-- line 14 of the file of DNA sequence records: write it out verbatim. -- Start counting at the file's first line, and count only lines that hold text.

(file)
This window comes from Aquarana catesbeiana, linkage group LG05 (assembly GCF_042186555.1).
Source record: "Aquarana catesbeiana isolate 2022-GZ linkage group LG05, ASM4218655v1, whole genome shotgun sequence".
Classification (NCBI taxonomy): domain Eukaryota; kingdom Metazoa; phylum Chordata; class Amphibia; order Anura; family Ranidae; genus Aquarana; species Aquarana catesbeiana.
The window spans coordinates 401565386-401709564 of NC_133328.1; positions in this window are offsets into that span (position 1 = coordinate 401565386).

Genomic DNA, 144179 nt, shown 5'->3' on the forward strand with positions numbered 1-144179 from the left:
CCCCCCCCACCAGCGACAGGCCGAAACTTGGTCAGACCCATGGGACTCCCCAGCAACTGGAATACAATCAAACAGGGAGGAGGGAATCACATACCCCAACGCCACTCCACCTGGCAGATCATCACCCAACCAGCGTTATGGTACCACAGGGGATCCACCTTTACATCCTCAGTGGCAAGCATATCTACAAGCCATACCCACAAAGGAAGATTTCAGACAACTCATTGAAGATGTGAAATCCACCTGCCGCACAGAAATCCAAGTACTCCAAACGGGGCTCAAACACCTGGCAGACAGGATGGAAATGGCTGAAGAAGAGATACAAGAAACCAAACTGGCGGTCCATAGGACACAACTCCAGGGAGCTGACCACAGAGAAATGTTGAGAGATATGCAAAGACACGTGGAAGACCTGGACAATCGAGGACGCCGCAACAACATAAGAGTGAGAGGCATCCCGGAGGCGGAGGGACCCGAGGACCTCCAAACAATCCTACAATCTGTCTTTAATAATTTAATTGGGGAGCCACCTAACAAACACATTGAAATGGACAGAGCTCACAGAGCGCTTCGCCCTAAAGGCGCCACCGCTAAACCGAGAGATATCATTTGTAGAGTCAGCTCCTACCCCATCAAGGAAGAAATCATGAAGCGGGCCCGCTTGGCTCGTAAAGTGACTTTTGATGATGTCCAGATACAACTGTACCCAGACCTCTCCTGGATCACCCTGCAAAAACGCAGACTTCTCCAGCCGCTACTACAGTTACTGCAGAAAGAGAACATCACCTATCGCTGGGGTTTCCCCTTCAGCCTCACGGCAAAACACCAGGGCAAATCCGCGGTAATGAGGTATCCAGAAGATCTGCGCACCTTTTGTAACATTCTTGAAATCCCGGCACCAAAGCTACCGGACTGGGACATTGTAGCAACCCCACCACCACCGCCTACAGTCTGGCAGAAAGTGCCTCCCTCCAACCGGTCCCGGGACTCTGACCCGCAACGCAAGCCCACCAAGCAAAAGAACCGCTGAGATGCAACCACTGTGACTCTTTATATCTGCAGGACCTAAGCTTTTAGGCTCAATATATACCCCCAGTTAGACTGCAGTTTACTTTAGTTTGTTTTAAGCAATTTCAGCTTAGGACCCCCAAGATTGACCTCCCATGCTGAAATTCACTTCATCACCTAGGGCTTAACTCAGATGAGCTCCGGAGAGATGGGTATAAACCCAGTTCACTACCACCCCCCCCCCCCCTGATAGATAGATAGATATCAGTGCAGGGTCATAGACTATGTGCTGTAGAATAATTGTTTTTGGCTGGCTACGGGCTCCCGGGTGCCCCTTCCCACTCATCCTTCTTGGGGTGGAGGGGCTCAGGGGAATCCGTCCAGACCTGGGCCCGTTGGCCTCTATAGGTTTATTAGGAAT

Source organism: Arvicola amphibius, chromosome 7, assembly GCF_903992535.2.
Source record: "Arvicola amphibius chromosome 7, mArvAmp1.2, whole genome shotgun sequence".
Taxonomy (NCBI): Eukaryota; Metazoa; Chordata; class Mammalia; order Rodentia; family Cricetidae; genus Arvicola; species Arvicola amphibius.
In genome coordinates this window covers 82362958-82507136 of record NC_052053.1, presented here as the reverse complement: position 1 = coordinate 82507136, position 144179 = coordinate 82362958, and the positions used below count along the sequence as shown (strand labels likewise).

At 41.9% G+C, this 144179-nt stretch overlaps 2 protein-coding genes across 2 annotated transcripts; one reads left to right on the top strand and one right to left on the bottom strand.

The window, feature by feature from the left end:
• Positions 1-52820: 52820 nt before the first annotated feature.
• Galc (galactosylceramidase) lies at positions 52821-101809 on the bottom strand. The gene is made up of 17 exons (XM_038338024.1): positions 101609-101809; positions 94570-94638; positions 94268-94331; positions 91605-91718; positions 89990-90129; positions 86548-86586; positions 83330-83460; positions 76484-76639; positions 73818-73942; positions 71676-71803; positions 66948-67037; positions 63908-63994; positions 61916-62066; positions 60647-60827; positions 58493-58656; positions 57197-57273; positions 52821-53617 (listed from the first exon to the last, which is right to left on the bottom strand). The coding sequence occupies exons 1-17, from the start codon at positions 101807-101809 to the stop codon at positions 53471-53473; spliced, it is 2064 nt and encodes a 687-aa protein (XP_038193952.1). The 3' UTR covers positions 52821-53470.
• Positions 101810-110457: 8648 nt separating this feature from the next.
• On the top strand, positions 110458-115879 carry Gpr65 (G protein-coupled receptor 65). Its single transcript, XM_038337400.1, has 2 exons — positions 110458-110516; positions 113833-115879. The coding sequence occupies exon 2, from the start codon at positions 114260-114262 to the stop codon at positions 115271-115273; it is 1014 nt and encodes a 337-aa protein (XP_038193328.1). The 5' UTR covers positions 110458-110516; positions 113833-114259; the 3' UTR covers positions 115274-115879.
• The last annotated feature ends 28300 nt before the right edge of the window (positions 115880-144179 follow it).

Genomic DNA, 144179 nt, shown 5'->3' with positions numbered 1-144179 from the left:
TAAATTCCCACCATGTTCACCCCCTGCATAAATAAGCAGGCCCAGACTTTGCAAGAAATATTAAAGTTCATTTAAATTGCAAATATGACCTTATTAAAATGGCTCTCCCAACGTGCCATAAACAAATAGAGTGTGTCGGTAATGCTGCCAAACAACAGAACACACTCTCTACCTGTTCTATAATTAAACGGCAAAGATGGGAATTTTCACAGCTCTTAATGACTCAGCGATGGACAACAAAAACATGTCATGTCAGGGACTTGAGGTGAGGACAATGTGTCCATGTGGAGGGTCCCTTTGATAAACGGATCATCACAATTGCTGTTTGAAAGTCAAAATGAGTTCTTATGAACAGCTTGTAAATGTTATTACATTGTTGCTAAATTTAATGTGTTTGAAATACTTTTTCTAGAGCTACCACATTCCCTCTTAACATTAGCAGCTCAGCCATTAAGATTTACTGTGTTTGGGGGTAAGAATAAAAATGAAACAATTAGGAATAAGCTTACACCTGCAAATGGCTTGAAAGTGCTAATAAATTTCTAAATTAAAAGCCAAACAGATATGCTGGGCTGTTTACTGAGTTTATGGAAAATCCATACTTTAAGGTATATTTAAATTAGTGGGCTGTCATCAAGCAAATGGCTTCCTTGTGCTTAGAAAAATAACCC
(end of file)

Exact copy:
• Galc (galactosylceramidase) lies at positions 52821-101809 on the bottom strand. The gene is made up of 17 exons (XM_038338024.1): positions 101609-101809; positions 94570-94638; positions 94268-94331; positions 91605-91718; positions 89990-90129; positions 86548-86586; positions 83330-83460; positions 76484-76639; positions 73818-73942; positions 71676-71803; positions 66948-67037; positions 63908-63994; positions 61916-62066; positions 60647-60827; positions 58493-58656; positions 57197-57273; positions 52821-53617 (listed from the first exon to the last, which is right to left on the bottom strand). The coding sequence occupies exons 1-17, from the start codon at positions 101807-101809 to the stop codon at positions 53471-53473; spliced, it is 2064 nt and encodes a 687-aa protein (XP_038193952.1). The 3' UTR covers positions 52821-53470.